Saudi mulls permitting women to perform Hajj without male guardian - report
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Saudi mulls permitting women to perform Hajj without male guardian – report

Saudi mulls permitting women to perform Hajj without male guardian – report

The kingdom is studying the possibility of issuing special visit visas for women

Gulf Business

The Saudi government is currently mulling the possibility of allowing women to perform Hajj without a male guardian, local daily Arab News reported.

At present, women wishing to perform Umrah or Hajj have to be accompanied by male guardian while travelling to Saudi or meet him on arrival in the kingdom.

Women over the age of 45 may travel without a guardian if they are in an organised tour group. However, those travelling with a group must submit a notarised no objection letter from a male guardian.

Following several reforms in recent months, the kingdom’s ministry of Hajj and Umrah is now also conducting studies to issue visit visas that will permit women to travel without a male guardian for both tourism and pilgrimage purposes, Arab News reported.

Last month, it was announced that the kingdom was restructuring its visa system for pilgrims travelling to the kingdom for Hajj and Umrah.

Under the new system, pilgrims arriving for Hajj and Umrah can book the entire package online through the Maqam portal.

Almost 1.1 million people used the portal in its trial phase last year.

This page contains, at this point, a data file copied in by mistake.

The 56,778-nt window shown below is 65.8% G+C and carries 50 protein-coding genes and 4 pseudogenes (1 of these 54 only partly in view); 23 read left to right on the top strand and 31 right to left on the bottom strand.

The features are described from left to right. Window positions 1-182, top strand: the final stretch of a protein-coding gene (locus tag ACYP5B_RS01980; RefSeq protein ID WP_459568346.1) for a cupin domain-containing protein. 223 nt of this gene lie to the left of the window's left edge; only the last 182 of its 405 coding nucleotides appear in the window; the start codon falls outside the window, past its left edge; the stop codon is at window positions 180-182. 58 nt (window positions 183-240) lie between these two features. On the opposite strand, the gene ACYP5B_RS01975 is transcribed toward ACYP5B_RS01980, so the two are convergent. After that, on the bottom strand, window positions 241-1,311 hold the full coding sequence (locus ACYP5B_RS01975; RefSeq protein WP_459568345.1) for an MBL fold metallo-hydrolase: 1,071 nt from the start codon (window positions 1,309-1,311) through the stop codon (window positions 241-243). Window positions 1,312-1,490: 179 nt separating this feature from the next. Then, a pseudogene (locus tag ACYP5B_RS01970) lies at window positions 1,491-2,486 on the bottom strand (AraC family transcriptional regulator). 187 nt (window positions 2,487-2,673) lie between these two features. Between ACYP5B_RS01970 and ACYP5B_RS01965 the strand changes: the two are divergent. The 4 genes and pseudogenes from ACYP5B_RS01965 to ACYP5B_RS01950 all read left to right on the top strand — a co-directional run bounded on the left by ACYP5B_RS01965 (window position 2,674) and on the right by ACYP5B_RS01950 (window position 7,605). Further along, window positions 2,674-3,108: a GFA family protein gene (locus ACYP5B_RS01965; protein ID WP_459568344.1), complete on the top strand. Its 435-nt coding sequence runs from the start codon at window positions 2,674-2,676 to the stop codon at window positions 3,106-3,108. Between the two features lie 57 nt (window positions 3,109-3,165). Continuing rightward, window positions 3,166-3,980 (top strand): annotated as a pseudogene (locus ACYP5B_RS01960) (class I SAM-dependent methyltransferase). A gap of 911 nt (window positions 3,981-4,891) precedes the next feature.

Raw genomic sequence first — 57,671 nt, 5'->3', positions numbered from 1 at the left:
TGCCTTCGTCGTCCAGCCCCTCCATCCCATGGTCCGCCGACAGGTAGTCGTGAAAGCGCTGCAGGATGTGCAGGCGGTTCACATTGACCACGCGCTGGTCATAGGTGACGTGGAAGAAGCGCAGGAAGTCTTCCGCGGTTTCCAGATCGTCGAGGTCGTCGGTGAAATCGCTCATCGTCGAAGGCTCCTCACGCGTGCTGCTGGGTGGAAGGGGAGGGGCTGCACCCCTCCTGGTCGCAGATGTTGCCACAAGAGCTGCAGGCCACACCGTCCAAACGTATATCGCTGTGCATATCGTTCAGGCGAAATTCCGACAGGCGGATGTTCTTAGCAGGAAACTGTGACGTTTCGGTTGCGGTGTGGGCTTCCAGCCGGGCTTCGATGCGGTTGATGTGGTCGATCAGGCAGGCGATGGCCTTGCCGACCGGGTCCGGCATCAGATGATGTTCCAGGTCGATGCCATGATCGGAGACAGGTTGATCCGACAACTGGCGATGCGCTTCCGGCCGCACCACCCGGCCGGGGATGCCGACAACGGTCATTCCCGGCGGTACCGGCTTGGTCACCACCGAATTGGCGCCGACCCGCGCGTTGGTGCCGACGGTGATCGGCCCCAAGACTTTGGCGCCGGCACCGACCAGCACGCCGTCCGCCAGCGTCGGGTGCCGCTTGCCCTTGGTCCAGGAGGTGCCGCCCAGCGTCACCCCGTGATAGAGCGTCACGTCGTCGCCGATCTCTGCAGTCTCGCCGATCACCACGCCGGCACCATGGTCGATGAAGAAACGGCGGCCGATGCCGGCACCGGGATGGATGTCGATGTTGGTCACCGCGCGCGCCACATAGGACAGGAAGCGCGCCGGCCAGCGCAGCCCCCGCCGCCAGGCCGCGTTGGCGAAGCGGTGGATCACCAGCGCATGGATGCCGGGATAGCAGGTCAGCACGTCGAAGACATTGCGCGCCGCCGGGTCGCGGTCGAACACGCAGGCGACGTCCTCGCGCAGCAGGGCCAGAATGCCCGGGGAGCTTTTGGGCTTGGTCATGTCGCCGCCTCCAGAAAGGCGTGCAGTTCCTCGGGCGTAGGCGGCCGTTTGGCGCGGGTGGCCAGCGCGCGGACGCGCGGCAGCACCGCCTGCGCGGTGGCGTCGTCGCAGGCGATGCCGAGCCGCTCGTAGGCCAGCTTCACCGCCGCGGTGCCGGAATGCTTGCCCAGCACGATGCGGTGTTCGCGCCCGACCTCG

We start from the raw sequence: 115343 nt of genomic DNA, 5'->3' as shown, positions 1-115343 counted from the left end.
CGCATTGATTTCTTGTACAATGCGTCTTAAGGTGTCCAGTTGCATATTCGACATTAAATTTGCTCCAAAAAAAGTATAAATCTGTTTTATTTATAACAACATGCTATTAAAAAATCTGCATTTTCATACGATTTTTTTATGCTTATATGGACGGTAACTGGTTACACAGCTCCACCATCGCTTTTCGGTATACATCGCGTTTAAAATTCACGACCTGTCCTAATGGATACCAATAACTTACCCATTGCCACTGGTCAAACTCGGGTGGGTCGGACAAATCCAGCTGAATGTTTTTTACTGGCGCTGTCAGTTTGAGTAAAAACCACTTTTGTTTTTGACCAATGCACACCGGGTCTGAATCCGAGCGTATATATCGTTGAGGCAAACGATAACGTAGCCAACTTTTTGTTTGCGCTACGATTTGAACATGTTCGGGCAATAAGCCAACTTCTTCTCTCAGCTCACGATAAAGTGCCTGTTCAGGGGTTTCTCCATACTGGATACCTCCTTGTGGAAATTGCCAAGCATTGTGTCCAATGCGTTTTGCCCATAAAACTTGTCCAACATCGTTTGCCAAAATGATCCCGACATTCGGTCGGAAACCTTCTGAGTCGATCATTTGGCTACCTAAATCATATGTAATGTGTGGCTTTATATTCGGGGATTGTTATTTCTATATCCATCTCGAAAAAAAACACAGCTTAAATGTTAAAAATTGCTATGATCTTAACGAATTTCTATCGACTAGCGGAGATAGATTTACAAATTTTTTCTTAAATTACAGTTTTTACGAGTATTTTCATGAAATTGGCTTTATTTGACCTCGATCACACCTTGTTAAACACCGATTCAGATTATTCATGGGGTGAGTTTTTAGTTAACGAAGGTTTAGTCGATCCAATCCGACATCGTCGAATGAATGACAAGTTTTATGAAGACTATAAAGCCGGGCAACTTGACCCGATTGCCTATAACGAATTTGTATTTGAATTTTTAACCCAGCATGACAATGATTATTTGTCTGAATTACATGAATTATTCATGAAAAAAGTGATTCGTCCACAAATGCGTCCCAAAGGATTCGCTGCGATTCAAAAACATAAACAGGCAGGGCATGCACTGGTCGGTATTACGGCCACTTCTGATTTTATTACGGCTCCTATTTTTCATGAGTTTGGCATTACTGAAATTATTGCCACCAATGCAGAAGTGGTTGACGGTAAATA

Pilgrims will be provided with a reference number when they buy a package from an online platform, which will allow them to obtain an e-visa.

Read: Saudi to issue e-visas for Umrah pilgrims

The visa fees have also been fixed at SAR300 (about $80) while fees for repeat Umrah visits have been cancelled.

The fee is a significant cut from the previous cost of SAR2,000 (about $540) for repeating an Umrah pilgrimage within three years.

“This also shows kingdom’s readiness to receive the increasing number of Hajj and Umrah pilgrims through huge infrastructure projects and improving the system of services in Makkah, Madinah and the holy sites,” Saudi minister of Hajj and Umrah Mohammed Benten said at the time in a statement to the Saudi Press Agency (SPA).

Looking ahead, the ministry is seeking to issue Umrah visas for 30 million pilgrims by 2030.

“The target number of pilgrims in 1442 AH (2021) will be 15 million. The ministry is well-prepared for these cumulative numbers, and pilgrims now have several e-booking platforms that continue to increase and are no longer limited to external agents,” Abdulaziz Wazzan, the ministry’s undersecretary, told Okaz newspaper.

Also read: Revealed: How many visitors are flocking to Saudi Arabia amid tourism push




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